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I have always had an interest in composting—even when I was a child. What fruit and vegetable scraps I generate today are placed in a compost pile just outside my home. Every now and then, I add soil, relocate earthworms that I find to the pile, and turn everything over a few times. In a tiny way, I am helping to reduce the flow of food waste to the local landfill.
I suspect that most of you are familiar with the term “greenwashing”. According to Wikipedia, it is a term used to describe the perception of consumers that they are being misled by a company regarding its environmental practices or the environmental benefits of a product or service. (Picture a TV commercial that includes a Hummer driving through a pristine forest with birds singing and deer dancing.)
Dennis Quaintance, the CEO and CDO (Chief Design Officer) of Quaintance-Weaver Restaurants and Hotels, must be a football fan. During a conversation with him this past week, he kept on using the phrase “go deep” when asked what advice he would give to a hotel developer pursuing green building. Quaintance had every reason to be excited when we spoke—Super Bowl level excited. He just learned that his Proximity Hotel in Greensboro, N.C., had earned LEED for New Construction Platinum Certification from the U.S. Green Building Council (USGBC). The Proximity Hotel is the first hotel in the United States to reach the Platinum level. Dennis and his development team have every reason to be excited and proud.
Could the metric "Greenhouse Gas Emissions Per Occupied Room" (GEPOR) one day have the same importance as revenue per available room (RevPAR)? In putting together its 2007 Sustainability Report—probably the first one produced by an individual hotel in the United States—the Willard InterContinental Hotel in Washington, D.C. used the GEPOR metric to establish its specific annual carbon footprint. The Willard worked with Washington, D.C.-based EnviRelation, LLC to put together the report. EnviRelation, which provides emissions management services, created the GEPOR metric which takes into account criteria such as a hotel’s square footage, electricity and natural gas consumption, gallons of water used, etc.
What a week it was. Let’s hope we don’t see another one like it. While attending The Lodging Conference in Phoenix last week, an event that drew more than 1,400 people to The Arizona Biltmore Resort & Spa, America’s leaders in Washington, D.C. debated how best to get our country out of what many were calling the worst financial crisis since the Great Depression. Added to that was the largest bank collapse (Washington Mutual) in U.S. history, and an almost unnoticed $25 billion in guaranteed government loans granted to Ford, General Motors and Chrysler to help keep them afloat.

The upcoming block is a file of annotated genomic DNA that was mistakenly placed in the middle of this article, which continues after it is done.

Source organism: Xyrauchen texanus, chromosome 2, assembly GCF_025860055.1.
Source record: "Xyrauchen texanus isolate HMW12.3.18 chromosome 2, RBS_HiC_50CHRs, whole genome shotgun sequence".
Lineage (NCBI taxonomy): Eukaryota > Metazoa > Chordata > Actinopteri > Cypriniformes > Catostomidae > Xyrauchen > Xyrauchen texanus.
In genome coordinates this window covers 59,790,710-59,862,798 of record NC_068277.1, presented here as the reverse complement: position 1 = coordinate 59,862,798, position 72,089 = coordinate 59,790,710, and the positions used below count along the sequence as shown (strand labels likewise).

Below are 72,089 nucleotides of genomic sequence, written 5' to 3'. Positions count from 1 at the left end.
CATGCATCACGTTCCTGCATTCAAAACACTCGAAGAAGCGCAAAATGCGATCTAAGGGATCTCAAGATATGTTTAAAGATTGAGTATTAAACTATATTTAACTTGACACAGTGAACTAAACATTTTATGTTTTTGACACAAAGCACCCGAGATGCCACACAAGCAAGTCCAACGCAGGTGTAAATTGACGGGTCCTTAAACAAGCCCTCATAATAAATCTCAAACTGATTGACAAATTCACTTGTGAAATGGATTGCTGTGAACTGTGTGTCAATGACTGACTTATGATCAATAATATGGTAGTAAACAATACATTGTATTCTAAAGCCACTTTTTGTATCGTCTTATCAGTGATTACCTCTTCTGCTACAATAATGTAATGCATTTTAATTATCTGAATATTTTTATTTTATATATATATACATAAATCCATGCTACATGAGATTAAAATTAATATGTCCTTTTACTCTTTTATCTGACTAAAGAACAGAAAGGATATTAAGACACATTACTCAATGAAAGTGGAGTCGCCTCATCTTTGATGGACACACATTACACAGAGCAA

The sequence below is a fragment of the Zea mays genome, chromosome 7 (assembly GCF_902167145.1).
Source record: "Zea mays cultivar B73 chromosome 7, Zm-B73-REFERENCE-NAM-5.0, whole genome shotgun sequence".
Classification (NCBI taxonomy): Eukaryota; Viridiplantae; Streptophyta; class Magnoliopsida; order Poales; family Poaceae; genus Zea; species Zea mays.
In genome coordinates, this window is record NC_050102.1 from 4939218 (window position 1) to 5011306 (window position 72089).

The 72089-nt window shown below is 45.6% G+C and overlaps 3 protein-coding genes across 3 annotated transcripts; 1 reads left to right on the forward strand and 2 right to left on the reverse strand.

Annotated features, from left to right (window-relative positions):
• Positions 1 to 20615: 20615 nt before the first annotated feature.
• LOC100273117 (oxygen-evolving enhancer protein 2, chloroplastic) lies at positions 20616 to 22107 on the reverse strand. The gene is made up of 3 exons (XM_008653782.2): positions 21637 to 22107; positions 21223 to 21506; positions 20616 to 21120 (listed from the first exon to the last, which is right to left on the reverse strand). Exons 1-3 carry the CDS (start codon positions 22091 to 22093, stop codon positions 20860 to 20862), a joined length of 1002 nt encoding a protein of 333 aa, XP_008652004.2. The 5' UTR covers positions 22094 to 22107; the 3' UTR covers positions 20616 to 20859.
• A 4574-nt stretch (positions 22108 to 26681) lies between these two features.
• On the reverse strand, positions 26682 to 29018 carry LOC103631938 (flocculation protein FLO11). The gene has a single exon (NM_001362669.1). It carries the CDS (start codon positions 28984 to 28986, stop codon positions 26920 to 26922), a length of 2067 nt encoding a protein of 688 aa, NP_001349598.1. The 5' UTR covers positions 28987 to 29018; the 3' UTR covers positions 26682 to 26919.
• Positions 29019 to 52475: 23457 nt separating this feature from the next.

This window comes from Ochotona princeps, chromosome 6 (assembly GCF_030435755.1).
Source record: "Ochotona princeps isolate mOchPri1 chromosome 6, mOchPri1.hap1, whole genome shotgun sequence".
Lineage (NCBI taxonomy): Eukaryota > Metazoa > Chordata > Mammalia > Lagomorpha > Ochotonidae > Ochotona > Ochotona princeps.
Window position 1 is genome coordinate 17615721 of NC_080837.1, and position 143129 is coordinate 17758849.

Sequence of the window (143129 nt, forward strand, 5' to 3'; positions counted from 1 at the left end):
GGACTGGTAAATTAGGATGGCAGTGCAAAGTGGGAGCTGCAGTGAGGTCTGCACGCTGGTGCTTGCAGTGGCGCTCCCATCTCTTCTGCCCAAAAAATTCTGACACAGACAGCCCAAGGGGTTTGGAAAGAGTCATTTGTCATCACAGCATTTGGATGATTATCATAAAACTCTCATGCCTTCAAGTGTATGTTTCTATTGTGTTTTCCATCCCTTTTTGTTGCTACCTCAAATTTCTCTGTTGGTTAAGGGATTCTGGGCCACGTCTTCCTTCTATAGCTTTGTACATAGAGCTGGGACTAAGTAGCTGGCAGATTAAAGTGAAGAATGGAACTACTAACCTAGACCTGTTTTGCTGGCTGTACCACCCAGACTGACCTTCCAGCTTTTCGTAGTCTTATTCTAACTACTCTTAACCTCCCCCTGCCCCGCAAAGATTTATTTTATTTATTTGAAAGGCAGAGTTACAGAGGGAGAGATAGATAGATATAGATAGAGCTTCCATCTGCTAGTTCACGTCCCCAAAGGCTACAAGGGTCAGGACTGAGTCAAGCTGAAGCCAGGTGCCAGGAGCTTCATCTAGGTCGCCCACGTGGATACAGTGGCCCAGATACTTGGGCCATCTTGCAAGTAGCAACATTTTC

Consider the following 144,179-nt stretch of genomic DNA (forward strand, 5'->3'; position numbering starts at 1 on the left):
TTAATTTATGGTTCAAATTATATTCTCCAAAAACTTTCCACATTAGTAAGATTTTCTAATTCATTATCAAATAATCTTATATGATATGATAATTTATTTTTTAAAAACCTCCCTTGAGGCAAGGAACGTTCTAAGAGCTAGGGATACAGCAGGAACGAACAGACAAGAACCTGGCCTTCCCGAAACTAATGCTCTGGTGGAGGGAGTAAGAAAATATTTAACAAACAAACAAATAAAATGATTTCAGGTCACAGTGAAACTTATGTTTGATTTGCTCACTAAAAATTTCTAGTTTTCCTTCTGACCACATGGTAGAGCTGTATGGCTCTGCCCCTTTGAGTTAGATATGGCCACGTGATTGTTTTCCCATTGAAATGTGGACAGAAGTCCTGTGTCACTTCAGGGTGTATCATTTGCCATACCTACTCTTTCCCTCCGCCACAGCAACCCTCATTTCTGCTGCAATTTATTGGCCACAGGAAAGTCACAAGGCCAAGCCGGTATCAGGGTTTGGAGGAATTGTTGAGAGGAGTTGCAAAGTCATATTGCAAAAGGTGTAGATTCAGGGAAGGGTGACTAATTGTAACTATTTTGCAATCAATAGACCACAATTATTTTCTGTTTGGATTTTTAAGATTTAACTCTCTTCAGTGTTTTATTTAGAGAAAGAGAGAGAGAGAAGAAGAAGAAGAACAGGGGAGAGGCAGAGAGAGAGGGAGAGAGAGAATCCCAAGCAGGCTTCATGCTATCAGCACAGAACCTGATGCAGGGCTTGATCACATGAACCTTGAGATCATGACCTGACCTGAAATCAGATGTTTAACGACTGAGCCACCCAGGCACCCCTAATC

I have written a lot of articles about products, technologies and programs that are no-brainers from a return on investment (ROI) standpoint. Compact fluorescents, LED exit signs, low-flow toilets, aerators and showerheads, towel and linen reuse programs, and guestroom energy management systems are some of the ones that come to mind. Since launching Green Lodging News more than two years ago, I have written twice about ozone laundry systems. If you have to deal with a high volume of sheets, towels, rags and possibly even uniforms on a daily basis and have not yet considered ozone, you should—soon.
As it does every year in the lodging industry, the official beginning of autumn signals the start of the conference and trade show season. This fall there are a number of events around the United States that will feature opportunities to learn about green lodging trends, new products, and ways of doing business that can help the environment and your bottom line.
When hospitality and food service provider Delaware North Companies and caterer Great Performances celebrated their partnership with Central Park South Events recently, they planned a very unique dinner at The Plaza Grand Ballroom in New York City. It was not so much the type of food that was served that was different; it was where the food came from. The menu was comprised solely of ingredients sourced within a 100-mile radius of New York City. The meal was catered by Great Performances.
In the little more than two years that I have been writing this column, I have received a number of requests to read and write about new books. Up until this point, I have written about and recommended just one book: “Green to Gold,” a book co-authored by Daniel C. Esty and Andrew S.Winston. There is another book that I would like to recommend for anyone interested in making their lodging operation a greener and healthier one.
I am excited to announce that Green Lodging News has started a blog on its website. For those of you not familiar with blogs, they are simple websites that give one the capability to post news, comments, video, etc. Blogs are interactive. At the end of each blog posting, there is a “comments” link that allows one to post a response. There are numerous ways to link to the Green Lodging News Blog. On the website home page there are three links. The first one is located in the upper left area under “departments.” The second link is below the blocks of text that appear below my photo on the home page. You can also link to the blog by clicking on the promotional ad located in the lower right area of the website.
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